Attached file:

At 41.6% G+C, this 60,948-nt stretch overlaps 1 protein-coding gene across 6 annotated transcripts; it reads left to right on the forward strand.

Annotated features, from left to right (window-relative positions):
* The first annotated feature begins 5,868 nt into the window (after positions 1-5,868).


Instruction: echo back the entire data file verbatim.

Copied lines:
At 41.6% G+C, this 60,948-nt stretch overlaps 1 protein-coding gene across 6 annotated transcripts; it reads left to right on the forward strand.

Annotated features, from left to right (window-relative positions):
* The first annotated feature begins 5,868 nt into the window (after positions 1-5,868).